Cody Gets a Job

September 1, 2011  

Once a homeless puppy with a deformed paw, Cody finds a new life as a therapy dog

By Barbara Sulier

When our pit bull/Boxer mix died at the age of 12, our 1-year-old Chocolate Labrador, Bronte, became lonely. We looked at local shelters and pet adoption sites, but we couldn’t find a good match.

During this time, my daughter, Dr. Nicole Picht, DMV, was working an internship at a veterinary clinic in San Diego and had assisted in the surgery of a rescued 6-month-old pit bull mix from Even Chance Pit Bull Advocacy, Resources and Rescue. The surgery was to transform his ectrodactyly or “lobster claw” into a “mitten.” His name at the time was Claude.

My daughter sent me a photo of the little guy. I kept going back to his picture and felt drawn to him. His charisma was working on me over the Internet. Finally, I told my husband that I thought this little guy was supposed to be ours.

Rick, Bronte and I went to San Diego to meet Claude and to see if he and Bronte were compatible. It was a match. We decided then and there that Claude was to be a part of the family. We weren’t prepared to take him home that day, but made arrangements to pick him up the following week.

We changed his name to Cody.

Cody needed physical therapy, and since Bronte had to undergo therapy for hip trouble in the past, we knew K9’s Only was the perfect spot. As an added bonus, they offered obedience training. When we signed up, we learned Cody was a star.

As Cody progressed with training, we’d go out in public, and people would come up to him to talk with him, pet him and rub his belly. Poor Bronte couldn’t understand why she wasn’t getting the same attention – after all, she was the beautiful Lab! But there was just something about Cody. Like I said before, this dog has charisma. People beg to take him home.

One day, when I picked Cody and Bronte up from a play date at K9’s Only, the staff told me that Cody was starting to get an attitude. He was a bit sassy and wasn’t listening. By the way, he is a big talker. They suggested maybe going into advanced obedience training to keep him on track and to give me the tools to work more with him and to be able to let him off leash.

During advanced training I learned that New Leash On Life, which works out of K9’s Only, had the Lend-A-Paw program which placed therapy dogs with schools, retirement homes and hospices in the area. Cody was just about 1-year-old, and it was getting obvious to me that he was a people-oriented dog.

I wondered if he’d make a good therapy dog, so I asked the trainer.

“Of course,” the trainer said. “He’d be great!”

At the end of advanced training, Cody and I took our test and became a certified therapy dog team. In fact, Cody is the first “pit bull” to be certified through Los Angeles’ Lend-A-Paw program!

By April 2010 we were visiting retirement homes for an hour twice a month.

Cody liked the visits and enjoyed the seniors. Although his breed surprises people, his charisma wins them over every time.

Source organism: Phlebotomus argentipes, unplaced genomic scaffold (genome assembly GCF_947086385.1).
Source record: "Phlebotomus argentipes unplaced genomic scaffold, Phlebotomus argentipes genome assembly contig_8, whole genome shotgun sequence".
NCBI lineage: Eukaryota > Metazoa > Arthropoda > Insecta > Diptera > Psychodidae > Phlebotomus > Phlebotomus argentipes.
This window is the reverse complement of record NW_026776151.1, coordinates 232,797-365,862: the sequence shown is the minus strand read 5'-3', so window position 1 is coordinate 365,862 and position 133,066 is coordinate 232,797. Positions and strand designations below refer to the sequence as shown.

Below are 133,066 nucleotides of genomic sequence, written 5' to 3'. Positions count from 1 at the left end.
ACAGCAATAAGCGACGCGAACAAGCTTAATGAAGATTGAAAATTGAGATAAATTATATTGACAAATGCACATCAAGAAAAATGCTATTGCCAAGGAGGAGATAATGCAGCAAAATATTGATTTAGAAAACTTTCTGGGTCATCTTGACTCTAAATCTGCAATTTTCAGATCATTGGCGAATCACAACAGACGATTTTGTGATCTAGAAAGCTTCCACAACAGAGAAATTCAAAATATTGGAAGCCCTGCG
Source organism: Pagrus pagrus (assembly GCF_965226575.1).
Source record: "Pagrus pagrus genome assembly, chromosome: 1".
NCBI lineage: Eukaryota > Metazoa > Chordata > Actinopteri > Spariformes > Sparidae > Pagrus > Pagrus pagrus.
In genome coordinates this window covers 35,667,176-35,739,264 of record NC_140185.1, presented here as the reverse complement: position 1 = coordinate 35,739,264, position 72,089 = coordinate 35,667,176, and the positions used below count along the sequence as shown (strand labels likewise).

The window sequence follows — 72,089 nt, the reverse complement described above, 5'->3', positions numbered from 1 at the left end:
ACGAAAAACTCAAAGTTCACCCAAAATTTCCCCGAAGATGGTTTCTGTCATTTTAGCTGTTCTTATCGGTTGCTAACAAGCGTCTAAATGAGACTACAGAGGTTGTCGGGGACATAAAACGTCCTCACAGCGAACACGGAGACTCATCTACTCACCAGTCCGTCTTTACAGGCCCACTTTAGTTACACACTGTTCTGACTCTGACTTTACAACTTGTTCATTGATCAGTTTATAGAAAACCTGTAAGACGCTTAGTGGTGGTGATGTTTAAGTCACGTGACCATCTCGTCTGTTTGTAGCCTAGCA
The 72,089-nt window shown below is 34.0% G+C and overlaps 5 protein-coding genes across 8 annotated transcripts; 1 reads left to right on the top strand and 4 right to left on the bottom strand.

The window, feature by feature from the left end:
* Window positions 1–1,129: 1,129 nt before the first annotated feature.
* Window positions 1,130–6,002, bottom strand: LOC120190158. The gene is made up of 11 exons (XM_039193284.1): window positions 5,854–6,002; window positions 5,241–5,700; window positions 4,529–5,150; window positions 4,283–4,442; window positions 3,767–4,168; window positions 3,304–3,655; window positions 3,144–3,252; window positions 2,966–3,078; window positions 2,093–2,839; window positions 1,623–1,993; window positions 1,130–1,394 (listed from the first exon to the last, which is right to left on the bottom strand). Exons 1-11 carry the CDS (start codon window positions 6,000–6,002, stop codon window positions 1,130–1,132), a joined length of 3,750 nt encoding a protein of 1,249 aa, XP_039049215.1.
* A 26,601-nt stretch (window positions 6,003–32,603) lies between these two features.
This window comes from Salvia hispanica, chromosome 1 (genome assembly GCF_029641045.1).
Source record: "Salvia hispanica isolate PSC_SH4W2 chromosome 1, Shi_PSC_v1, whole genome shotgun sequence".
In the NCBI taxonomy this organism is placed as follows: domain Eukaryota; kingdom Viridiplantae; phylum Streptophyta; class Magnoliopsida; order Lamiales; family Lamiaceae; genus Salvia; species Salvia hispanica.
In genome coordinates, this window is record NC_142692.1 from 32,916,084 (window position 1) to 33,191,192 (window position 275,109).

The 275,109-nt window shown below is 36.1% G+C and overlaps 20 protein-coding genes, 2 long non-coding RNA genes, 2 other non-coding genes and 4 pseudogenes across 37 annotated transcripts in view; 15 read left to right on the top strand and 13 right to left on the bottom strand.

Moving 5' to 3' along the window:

Working is taxing on Cody and all therapy dogs. It may look easy and relaxed, but he really has to control himself, to keep calm when he’d rather be excited (and wiggle and talk and kiss), and to pay attention to so much around him – it is different and new to keep his emotions in check like that. When we get back from a visit he collapses for the rest of the day. All of the handlers talk about this and are amazed at how much it takes out of our dogs. Sometimes I worry that this might be something Cody does for me and doesn’t really like. But then we have days I know he loves what he is doing. He is proud of himself and glad to be the center of attention.

Although Cody is composed when he’s working, when he’s at home it’s another story! He’s a typical, high-energy dog when not wearing his red therapy dog vest. Most people who see him at play, at home or on a walk are shocked to learn he is a therapy dog because his is so high energy. He runs, jumps, does everything any dog would do. While therapy dogs have to be calm and obedient while working, the rest of the time they are – well – dogs!

But when I get out that red vest or put on my Lend-A-Paw T-shirt, he knows what is coming, he knows we are about to go to work, and he settles in and does his job.

And speaking of his job … right around the time I was writing this article, I learned that we are being honored with the Achievement Award from the Animal Farm Foundation! The award honors a dog and handler duo working together to win hearts and open minds, breaking stereotypes and disproving myths for all pit bull type dogs. It also earned a $1,000 grant for Even Chance.

Cody and I are thrilled to be honored for our work, but we do it because it give us pleasure and hope – and the only accolades and recognition we want are the smiles, hugs, pets and love from those we serve.

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One Response to “Cody Gets a Job”
  1. theprettychic says:

    AWESOME story and Cody is beautiful